Tesla maintains positive safety records in factories taking care of the safety of employees in production. The numbers remain strong as the company pays more attention to this amid a production volume increase.
Workplace safety is a very important metric for any manufacturer and Tesla continues to improve in this direction. As the company continues to ramp up production, Tesla has increased its focus on maintaining a positive safety record. The manufacturer continues to review its safety data to identify emerging risks, comparable events for innovative solutions, and better understand how it can systematically improve in the highest risk areas to keep its people, the planet, its products, and property safe.
In its 2021 Impact Report, Tesla stated that this will be the last time it will provide recordable injuries per car produced, which covers all injuries and illnesses, regardless of their severity or attitude to work. Instead, the manufacturer will use the American Society for Testing and Materials (ASTM) standard E2920-19. According to the report, ASTM better represents the company's global reach and highlights major injuries and illnesses more clearly, allowing it to focus on prevention and mitigation for its highest-risk activities.
In 2021, there were 2.9 injuries for every 1,000 vehicles produced. This is a 14% improvement over 2020, when there were 3.3 injuries for every 1,000 vehicles produced. As the chart below shows, Tesla has improved over the years by creating a safe working environment for its employees.
Although Tesla's production facilities have expanded to Giga Shanghai, Giga Berlin, and Giga Texas, only Fremont produces the entire line of vehicles that is available on the market today. The company said the Fremont Days Away, Restricted or Transferred (DART) rate has remained below the North American Industry Classification System (NAICS) average for automobile manufacturing for the previous three years and continues to drive performance through the integration of safety in design and the verification and validation of safeguards.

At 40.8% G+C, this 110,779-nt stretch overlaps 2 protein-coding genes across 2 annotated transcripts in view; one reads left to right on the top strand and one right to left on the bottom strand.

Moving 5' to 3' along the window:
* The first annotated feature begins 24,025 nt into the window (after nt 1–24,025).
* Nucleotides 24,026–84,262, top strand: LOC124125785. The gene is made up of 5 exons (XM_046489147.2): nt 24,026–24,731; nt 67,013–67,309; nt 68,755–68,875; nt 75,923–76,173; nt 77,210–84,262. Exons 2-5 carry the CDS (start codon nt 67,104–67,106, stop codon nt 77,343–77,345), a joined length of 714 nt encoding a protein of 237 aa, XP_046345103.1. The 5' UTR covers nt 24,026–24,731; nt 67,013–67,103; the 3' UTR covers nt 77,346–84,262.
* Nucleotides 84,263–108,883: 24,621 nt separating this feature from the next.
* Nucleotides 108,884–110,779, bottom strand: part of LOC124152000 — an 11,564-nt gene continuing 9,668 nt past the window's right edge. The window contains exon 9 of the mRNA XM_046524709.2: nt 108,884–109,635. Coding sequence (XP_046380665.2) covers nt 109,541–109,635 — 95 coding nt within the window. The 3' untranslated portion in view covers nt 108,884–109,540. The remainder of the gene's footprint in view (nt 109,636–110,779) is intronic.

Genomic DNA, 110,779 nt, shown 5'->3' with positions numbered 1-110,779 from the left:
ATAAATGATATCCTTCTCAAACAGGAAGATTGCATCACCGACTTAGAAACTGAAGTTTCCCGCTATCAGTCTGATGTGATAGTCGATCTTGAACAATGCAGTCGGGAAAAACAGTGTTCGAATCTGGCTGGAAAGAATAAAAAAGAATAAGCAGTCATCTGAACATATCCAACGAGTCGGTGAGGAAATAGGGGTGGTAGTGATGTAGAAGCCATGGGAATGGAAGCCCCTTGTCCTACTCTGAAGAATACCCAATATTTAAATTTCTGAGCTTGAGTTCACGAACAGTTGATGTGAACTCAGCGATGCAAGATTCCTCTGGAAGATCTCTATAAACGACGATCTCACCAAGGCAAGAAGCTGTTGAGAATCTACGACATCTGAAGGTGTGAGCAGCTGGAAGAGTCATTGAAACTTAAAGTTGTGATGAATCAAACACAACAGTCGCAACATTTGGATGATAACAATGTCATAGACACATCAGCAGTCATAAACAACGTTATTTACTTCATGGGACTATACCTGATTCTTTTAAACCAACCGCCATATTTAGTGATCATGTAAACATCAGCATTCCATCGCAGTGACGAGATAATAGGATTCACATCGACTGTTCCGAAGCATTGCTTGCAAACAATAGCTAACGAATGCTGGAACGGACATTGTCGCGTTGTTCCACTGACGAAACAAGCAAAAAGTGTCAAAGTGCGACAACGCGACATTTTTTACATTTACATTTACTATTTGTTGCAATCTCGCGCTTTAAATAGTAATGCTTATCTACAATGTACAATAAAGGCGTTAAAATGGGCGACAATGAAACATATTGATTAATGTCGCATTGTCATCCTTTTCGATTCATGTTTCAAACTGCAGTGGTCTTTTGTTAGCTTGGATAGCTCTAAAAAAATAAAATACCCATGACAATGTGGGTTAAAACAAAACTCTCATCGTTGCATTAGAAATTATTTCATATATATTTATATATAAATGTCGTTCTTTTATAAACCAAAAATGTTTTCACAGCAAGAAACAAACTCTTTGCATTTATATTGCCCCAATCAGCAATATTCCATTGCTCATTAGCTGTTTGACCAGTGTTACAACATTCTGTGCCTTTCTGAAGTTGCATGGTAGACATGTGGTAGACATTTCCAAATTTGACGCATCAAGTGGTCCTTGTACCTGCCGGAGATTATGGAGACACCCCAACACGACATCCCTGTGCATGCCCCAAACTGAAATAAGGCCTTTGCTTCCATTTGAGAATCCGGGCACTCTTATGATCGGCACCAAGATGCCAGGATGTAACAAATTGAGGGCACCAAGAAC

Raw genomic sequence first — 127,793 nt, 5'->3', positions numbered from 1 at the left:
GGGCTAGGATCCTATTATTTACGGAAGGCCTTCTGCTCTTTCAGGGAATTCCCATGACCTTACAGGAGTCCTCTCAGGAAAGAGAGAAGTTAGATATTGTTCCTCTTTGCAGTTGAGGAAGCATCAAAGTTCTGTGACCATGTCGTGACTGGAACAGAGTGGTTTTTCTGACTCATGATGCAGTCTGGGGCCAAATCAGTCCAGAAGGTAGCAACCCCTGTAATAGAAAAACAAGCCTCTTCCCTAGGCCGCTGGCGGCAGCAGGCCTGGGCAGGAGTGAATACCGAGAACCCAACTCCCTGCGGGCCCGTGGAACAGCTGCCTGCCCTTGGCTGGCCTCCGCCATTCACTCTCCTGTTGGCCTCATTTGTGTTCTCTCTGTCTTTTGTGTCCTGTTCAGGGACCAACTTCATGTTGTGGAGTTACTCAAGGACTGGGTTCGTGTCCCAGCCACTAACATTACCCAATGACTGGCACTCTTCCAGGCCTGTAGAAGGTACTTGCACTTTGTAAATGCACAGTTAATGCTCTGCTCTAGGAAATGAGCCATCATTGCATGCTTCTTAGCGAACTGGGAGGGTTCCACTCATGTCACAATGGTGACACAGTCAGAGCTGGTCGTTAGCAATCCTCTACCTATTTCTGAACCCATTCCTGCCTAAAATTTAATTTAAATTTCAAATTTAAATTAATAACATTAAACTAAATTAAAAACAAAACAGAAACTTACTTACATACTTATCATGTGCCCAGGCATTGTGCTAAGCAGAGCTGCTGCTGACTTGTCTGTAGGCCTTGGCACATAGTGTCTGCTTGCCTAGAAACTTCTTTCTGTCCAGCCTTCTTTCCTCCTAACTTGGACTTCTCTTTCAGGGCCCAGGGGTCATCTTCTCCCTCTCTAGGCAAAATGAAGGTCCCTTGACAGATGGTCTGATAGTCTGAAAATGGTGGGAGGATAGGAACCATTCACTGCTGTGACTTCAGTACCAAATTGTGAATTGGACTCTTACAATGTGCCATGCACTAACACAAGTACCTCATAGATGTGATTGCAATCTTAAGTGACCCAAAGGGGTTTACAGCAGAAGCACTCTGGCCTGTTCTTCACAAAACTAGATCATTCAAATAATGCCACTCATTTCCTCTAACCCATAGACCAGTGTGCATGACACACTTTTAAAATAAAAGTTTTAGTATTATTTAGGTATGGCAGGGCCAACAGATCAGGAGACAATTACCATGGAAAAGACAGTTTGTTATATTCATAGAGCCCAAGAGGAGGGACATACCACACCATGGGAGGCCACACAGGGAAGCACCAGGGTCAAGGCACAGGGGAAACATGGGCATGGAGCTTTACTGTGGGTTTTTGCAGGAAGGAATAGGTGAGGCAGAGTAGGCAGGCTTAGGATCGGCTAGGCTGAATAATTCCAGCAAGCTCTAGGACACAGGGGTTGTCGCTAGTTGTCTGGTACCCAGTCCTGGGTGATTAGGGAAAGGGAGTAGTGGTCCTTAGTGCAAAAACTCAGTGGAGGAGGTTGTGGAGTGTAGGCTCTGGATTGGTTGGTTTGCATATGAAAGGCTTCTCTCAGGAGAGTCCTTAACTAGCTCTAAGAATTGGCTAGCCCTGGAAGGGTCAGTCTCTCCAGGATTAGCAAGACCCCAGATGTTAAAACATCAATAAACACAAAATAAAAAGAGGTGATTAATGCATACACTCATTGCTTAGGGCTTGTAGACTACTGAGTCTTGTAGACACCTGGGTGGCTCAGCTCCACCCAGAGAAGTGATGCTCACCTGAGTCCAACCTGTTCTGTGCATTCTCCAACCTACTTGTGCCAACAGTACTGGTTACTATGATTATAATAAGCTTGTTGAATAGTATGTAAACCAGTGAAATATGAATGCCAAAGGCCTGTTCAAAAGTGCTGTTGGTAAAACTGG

While Tesla continues to track and report Occupational Safety and Health Administration (OSHA) statistics for its US manufacturing sites, in 2020 the company has moved to ASTM E2920-19 as its global metric. Other automakers have not yet adopted this standard, so Tesla made comparisons with other manufacturing and service industries. The company made this change in response to studies indicating the statistical inconsistency of previous measures (Total Recordable Injury Rate [TRIR]) as measures of safety outcomes.
Tesla continues to focus its prevention and mitigation efforts on the highest-risk areas across all business lines and is accelerating its strategies to ensure that essential security measures are in place and functioning.
© 2022, Eva Fox | Tesmanian. All rights reserved.
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About the Author
Eva Fox joined Tesmanian in 2019 to cover breaking news as an automotive journalist. The main topics that she covers are clean energy and electric vehicles. As a journalist, Eva is specialized in Tesla and topics related to the work and development of the company.